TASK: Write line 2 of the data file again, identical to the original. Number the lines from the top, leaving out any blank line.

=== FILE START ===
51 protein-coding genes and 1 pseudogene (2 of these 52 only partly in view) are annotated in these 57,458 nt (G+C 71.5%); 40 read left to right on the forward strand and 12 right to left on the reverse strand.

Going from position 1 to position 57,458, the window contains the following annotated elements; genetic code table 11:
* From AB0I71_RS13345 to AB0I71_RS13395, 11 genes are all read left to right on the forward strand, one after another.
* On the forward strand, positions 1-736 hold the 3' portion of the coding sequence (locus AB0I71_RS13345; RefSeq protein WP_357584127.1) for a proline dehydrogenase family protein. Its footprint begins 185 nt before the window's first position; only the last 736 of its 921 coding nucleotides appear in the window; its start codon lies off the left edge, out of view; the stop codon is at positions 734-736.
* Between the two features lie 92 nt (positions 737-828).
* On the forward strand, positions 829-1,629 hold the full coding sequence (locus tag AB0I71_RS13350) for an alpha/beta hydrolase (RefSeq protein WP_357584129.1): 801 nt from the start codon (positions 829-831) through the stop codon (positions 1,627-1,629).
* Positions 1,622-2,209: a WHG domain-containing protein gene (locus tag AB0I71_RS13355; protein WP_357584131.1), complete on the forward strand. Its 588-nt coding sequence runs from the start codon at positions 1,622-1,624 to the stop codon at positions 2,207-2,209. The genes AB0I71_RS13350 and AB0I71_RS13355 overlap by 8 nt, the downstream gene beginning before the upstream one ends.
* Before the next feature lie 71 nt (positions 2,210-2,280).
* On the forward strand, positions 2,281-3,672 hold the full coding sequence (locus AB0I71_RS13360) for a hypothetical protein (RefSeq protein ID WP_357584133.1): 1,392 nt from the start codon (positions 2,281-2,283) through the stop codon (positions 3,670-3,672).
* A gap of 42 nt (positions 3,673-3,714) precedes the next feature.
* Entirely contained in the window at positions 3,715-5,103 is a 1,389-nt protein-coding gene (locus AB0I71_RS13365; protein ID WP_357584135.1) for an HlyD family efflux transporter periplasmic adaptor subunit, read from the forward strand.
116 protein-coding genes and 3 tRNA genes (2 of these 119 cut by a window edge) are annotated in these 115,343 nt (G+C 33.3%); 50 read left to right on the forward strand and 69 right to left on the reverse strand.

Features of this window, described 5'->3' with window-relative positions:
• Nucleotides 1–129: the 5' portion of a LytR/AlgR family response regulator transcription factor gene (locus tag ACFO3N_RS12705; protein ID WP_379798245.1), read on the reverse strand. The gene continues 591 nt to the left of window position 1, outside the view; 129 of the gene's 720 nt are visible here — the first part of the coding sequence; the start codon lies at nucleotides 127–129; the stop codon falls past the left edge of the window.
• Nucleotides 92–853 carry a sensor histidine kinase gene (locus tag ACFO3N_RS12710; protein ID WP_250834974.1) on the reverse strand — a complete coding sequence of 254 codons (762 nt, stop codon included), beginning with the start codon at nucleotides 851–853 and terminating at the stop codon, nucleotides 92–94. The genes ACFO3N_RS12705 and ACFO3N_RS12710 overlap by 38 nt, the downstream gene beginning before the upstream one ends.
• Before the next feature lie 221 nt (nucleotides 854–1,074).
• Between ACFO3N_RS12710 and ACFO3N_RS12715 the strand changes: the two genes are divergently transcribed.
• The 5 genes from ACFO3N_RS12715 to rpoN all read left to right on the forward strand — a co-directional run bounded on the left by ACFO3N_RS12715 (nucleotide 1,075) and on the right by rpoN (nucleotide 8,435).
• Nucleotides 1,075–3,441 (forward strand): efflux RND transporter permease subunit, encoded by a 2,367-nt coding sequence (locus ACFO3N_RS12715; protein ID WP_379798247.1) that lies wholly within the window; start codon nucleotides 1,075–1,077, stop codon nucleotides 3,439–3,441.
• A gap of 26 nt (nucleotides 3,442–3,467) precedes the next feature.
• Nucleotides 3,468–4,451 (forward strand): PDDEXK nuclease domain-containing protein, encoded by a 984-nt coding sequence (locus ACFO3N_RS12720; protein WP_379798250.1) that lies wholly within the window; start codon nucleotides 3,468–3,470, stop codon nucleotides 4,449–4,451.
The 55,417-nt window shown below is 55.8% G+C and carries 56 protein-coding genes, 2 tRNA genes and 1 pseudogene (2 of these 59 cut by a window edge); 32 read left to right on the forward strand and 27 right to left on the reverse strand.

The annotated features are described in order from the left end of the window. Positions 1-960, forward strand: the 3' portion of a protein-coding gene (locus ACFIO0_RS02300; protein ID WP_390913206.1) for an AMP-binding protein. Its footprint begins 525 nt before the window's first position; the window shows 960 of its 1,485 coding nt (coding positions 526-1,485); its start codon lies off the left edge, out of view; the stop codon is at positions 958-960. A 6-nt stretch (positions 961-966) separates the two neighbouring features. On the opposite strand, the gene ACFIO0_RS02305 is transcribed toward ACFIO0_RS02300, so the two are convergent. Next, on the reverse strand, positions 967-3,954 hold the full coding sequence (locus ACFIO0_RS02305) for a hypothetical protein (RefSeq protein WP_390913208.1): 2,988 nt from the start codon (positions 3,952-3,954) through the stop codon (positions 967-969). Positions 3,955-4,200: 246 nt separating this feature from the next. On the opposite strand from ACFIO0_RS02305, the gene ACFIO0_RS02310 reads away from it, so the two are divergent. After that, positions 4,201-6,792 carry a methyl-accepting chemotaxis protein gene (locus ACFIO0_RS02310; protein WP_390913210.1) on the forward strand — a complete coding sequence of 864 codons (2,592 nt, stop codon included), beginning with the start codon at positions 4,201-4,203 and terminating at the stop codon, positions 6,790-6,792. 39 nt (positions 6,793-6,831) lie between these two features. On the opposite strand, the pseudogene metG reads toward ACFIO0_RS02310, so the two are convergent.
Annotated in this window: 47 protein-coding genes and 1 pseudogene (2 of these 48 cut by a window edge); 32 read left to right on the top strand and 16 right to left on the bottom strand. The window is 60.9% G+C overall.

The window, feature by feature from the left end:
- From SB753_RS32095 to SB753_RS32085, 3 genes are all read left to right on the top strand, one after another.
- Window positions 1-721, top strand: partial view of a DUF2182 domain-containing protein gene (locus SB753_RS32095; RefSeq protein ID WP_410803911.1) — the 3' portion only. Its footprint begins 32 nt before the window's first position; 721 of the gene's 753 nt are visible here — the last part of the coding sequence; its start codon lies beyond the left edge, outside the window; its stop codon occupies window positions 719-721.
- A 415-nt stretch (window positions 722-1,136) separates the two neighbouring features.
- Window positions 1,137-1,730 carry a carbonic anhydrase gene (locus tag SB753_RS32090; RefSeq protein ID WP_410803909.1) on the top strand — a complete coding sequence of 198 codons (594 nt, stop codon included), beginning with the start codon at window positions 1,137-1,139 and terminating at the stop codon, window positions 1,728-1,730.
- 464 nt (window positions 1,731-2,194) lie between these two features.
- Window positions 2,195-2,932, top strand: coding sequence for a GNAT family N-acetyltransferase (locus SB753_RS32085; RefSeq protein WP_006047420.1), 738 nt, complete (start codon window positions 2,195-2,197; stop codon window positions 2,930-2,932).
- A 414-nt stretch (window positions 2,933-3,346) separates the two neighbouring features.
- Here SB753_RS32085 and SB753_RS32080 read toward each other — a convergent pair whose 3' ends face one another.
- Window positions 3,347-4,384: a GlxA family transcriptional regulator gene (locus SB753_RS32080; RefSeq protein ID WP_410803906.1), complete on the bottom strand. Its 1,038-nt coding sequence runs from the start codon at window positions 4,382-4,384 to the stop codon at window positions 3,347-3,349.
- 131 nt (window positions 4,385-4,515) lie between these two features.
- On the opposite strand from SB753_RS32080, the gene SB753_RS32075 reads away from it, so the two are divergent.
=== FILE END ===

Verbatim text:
Going from position 1 to position 57,458, the window contains the following annotated elements; genetic code table 11: